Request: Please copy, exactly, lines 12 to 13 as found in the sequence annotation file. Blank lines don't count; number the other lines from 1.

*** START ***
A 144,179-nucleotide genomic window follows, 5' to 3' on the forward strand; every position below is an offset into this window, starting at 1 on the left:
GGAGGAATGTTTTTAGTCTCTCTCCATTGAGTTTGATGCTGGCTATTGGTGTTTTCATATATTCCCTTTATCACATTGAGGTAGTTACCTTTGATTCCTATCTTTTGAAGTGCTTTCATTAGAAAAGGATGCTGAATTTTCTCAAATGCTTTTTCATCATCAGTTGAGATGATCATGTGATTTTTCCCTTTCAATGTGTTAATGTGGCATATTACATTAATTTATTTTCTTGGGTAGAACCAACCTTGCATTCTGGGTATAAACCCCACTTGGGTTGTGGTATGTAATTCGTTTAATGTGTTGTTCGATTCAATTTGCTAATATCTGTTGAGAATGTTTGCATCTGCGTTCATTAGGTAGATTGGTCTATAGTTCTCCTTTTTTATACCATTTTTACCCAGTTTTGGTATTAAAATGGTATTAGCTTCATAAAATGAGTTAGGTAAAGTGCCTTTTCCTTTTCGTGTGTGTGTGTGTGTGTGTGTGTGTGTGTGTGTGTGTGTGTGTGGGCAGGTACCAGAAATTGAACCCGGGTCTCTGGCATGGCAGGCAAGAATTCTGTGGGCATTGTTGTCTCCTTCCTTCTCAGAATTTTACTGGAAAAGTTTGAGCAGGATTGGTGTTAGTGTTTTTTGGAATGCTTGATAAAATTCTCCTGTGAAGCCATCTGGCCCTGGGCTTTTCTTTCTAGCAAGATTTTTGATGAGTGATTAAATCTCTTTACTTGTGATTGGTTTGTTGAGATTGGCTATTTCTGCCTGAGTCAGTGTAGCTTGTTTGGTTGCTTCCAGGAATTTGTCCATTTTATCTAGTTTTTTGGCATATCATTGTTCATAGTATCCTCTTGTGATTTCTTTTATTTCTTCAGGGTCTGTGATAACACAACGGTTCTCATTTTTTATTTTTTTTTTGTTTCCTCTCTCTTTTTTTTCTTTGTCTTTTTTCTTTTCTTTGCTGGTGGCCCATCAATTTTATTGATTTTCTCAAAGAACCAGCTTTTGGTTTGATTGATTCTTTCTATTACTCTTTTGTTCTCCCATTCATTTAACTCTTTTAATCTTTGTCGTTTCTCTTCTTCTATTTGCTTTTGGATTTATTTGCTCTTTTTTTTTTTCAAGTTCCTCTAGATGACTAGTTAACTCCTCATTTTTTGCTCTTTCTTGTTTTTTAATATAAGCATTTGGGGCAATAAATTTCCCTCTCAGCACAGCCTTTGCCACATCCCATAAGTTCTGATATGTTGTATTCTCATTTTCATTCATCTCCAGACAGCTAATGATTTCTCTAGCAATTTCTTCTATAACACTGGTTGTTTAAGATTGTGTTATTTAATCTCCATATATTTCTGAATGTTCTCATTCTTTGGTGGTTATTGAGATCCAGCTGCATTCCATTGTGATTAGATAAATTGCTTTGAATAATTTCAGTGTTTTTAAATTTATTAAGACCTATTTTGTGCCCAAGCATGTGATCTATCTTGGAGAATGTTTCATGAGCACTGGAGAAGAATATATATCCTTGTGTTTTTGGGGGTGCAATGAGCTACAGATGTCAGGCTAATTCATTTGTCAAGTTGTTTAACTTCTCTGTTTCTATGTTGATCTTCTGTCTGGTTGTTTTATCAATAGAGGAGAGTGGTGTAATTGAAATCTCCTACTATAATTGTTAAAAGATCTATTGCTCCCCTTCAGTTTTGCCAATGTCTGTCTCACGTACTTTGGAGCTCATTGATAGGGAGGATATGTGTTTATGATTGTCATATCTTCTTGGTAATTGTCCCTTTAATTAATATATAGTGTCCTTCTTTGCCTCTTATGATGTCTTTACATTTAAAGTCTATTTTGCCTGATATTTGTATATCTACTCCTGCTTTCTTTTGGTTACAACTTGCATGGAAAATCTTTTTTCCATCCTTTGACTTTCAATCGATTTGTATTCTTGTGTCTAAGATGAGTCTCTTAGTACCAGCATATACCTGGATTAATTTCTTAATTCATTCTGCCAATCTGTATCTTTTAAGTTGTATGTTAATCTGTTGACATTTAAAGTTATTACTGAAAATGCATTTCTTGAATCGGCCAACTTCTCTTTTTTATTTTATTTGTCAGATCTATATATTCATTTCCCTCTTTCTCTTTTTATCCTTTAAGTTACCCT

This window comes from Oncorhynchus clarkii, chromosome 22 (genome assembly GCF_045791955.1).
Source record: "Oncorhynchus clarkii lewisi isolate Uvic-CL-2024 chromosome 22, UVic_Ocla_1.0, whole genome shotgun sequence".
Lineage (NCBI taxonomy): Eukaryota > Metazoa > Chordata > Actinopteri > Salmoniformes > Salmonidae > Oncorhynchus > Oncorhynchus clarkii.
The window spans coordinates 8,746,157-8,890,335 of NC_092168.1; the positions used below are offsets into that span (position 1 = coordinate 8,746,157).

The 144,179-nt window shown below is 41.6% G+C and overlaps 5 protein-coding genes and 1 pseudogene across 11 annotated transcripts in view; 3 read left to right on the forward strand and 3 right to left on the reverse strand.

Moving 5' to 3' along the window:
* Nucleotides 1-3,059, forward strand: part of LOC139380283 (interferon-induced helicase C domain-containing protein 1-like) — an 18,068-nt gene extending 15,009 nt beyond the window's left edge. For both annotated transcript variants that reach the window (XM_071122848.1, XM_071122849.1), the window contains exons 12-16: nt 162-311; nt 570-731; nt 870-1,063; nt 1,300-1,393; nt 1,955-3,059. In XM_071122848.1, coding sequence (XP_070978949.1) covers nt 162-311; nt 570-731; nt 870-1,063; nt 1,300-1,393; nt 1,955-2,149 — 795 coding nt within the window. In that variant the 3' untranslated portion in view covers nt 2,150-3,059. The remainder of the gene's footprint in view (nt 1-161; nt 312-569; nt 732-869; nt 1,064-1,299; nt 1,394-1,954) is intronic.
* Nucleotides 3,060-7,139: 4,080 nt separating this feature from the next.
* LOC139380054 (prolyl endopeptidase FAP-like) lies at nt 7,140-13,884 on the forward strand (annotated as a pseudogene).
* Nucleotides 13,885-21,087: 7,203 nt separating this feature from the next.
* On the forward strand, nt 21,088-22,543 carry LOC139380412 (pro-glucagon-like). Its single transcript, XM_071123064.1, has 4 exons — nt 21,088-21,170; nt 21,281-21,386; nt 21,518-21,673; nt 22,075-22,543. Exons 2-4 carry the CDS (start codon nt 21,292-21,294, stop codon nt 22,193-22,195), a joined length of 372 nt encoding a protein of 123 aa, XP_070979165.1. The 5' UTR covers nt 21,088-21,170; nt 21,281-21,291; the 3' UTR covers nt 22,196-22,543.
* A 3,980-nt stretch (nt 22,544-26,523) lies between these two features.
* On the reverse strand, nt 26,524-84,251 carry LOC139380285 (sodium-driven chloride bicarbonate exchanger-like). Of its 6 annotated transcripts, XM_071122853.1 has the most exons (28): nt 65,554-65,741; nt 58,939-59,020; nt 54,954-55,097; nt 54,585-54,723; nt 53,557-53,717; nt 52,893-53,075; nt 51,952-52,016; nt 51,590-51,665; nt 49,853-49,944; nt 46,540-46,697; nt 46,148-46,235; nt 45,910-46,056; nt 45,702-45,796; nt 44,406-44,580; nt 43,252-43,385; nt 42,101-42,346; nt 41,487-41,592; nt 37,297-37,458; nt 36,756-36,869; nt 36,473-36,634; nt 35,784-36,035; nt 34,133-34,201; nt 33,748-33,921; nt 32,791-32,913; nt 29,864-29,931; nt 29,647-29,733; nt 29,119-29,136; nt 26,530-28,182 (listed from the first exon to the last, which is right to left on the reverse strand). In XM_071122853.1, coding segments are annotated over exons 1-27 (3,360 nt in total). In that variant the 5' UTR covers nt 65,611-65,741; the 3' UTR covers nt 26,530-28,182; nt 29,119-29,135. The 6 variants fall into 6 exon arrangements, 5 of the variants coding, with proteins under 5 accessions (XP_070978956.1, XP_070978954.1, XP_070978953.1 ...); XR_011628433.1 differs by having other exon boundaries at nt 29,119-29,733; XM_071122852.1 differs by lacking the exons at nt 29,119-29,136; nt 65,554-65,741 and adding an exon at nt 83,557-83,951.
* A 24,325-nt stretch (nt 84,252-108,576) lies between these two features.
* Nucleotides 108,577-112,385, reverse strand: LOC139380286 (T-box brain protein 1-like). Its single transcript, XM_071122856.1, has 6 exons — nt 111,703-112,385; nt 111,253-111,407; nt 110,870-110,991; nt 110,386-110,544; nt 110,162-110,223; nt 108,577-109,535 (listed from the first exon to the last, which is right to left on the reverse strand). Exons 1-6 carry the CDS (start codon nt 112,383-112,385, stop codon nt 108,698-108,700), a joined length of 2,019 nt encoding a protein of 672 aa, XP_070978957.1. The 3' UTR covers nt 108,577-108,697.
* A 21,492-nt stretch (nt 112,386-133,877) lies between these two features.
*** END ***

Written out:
* Nucleotides 13,885-21,087: 7,203 nt separating this feature from the next.
* On the forward strand, nt 21,088-22,543 carry LOC139380412 (pro-glucagon-like). Its single transcript, XM_071123064.1, has 4 exons — nt 21,088-21,170; nt 21,281-21,386; nt 21,518-21,673; nt 22,075-22,543. Exons 2-4 carry the CDS (start codon nt 21,292-21,294, stop codon nt 22,193-22,195), a joined length of 372 nt encoding a protein of 123 aa, XP_070979165.1. The 5' UTR covers nt 21,088-21,170; nt 21,281-21,291; the 3' UTR covers nt 22,196-22,543.